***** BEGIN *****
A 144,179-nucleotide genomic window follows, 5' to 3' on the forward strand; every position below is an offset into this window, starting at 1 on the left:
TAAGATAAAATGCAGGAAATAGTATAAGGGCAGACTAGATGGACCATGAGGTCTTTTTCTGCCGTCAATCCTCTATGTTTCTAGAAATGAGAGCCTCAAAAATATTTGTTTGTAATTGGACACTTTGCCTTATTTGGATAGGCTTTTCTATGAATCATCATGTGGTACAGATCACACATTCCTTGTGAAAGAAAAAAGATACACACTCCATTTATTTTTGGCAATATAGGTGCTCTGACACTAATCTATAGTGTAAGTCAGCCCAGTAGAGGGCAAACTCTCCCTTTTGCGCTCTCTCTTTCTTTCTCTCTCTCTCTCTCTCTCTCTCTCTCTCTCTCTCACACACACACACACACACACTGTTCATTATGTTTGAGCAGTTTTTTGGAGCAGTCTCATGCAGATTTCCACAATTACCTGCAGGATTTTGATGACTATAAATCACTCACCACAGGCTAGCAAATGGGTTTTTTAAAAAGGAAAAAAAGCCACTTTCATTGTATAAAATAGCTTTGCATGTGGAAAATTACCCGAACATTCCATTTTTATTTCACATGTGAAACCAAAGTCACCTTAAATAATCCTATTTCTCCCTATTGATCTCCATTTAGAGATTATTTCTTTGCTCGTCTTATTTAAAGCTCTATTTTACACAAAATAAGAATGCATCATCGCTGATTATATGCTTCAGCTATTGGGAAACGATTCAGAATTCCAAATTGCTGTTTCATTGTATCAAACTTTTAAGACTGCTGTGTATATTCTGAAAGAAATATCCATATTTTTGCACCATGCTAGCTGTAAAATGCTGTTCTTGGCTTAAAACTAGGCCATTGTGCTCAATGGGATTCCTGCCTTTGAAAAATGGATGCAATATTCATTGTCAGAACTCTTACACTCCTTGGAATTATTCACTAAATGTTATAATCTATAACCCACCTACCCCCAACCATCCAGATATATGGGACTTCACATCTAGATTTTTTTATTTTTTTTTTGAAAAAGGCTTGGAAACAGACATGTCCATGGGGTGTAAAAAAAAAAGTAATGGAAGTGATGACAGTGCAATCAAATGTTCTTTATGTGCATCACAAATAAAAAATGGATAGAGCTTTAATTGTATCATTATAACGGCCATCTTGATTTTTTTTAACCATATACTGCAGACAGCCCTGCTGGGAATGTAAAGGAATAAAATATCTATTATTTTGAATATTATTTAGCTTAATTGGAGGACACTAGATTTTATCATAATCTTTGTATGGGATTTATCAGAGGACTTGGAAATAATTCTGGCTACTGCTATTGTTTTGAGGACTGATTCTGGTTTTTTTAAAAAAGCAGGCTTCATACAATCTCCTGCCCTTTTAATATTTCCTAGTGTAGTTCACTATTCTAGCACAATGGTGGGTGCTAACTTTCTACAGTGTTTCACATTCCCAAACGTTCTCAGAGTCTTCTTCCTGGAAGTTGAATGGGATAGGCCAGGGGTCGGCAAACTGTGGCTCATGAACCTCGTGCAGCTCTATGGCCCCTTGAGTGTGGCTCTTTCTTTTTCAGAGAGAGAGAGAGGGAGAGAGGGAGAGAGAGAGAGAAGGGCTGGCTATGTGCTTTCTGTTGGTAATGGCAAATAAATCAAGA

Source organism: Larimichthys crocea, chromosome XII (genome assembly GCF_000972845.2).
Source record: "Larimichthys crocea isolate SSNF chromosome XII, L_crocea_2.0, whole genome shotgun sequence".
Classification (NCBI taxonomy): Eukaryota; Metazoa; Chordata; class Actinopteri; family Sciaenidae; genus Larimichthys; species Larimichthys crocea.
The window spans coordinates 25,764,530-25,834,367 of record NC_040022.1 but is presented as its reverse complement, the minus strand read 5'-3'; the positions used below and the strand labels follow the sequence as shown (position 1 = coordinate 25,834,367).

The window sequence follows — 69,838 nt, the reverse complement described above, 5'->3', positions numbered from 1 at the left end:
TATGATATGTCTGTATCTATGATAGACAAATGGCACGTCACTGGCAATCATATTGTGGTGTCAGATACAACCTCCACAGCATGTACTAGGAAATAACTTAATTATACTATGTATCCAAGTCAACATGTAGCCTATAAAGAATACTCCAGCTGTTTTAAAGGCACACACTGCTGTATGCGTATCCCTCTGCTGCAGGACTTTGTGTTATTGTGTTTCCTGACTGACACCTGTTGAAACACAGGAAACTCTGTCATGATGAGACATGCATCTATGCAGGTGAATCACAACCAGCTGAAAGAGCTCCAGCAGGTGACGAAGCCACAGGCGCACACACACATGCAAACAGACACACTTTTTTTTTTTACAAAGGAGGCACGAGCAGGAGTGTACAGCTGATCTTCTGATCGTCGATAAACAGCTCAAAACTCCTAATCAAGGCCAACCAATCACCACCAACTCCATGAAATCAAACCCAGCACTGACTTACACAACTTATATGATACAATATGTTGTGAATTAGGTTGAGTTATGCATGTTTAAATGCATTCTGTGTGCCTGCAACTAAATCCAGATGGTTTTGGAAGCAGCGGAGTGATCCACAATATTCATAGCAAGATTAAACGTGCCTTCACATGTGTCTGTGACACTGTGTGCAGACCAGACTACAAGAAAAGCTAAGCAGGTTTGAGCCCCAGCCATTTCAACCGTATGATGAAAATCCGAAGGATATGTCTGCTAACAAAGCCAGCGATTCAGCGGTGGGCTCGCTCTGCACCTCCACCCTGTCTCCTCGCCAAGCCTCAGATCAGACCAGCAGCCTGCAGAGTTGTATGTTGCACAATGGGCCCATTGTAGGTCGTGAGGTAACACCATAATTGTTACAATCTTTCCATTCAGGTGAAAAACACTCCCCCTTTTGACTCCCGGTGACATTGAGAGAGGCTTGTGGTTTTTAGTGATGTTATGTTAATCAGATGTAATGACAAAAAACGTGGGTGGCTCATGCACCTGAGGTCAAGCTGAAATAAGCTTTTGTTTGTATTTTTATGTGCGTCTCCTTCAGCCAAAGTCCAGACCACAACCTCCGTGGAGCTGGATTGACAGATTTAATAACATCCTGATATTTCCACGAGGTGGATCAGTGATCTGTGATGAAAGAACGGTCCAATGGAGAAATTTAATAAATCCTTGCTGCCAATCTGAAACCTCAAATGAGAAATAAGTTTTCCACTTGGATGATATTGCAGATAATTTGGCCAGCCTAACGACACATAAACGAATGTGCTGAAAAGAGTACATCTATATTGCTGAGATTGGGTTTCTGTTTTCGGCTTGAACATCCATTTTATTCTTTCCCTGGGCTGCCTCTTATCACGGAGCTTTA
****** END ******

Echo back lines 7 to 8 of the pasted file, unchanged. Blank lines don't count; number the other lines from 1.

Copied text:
The window sequence follows — 69,838 nt, the reverse complement described above, 5'->3', positions numbered from 1 at the left end:
TATGATATGTCTGTATCTATGATAGACAAATGGCACGTCACTGGCAATCATATTGTGGTGTCAGATACAACCTCCACAGCATGTACTAGGAAATAACTTAATTATACTATGTATCCAAGTCAACATGTAGCCTATAAAGAATACTCCAGCTGTTTTAAAGGCACACACTGCTGTATGCGTATCCCTCTGCTGCAGGACTTTGTGTTATTGTGTTTCCTGACTGACACCTGTTGAAACACAGGAAACTCTGTCATGATGAGACATGCATCTATGCAGGTGAATCACAACCAGCTGAAAGAGCTCCAGCAGGTGACGAAGCCACAGGCGCACACACACATGCAAACAGACACACTTTTTTTTTTTACAAAGGAGGCACGAGCAGGAGTGTACAGCTGATCTTCTGATCGTCGATAAACAGCTCAAAACTCCTAATCAAGGCCAACCAATCACCACCAACTCCATGAAATCAAACCCAGCACTGACTTACACAACTTATATGATACAATATGTTGTGAATTAGGTTGAGTTATGCATGTTTAAATGCATTCTGTGTGCCTGCAACTAAATCCAGATGGTTTTGGAAGCAGCGGAGTGATCCACAATATTCATAGCAAGATTAAACGTGCCTTCACATGTGTCTGTGACACTGTGTGCAGACCAGACTACAAGAAAAGCTAAGCAGGTTTGAGCCCCAGCCATTTCAACCGTATGATGAAAATCCGAAGGATATGTCTGCTAACAAAGCCAGCGATTCAGCGGTGGGCTCGCTCTGCACCTCCACCCTGTCTCCTCGCCAAGCCTCAGATCAGACCAGCAGCCTGCAGAGTTGTATGTTGCACAATGGGCCCATTGTAGGTCGTGAGGTAACACCATAATTGTTACAATCTTTCCATTCAGGTGAAAAACACTCCCCCTTTTGACTCCCGGTGACATTGAGAGAGGCTTGTGGTTTTTAGTGATGTTATGTTAATCAGATGTAATGACAAAAAACGTGGGTGGCTCATGCACCTGAGGTCAAGCTGAAATAAGCTTTTGTTTGTATTTTTATGTGCGTCTCCTTCAGCCAAAGTCCAGACCACAACCTCCGTGGAGCTGGATTGACAGATTTAATAACATCCTGATATTTCCACGAGGTGGATCAGTGATCTGTGATGAAAGAACGGTCCAATGGAGAAATTTAATAAATCCTTGCTGCCAATCTGAAACCTCAAATGAGAAATAAGTTTTCCACTTGGATGATATTGCAGATAATTTGGCCAGCCTAACGACACATAAACGAATGTGCTGAAAAGAGTACATCTATATTGCTGAGATTGGGTTTCTGTTTTCGGCTTGAACATCCATTTTATTCTTTCCCTGGGCTGCCTCTTATCACGGAGCTTTA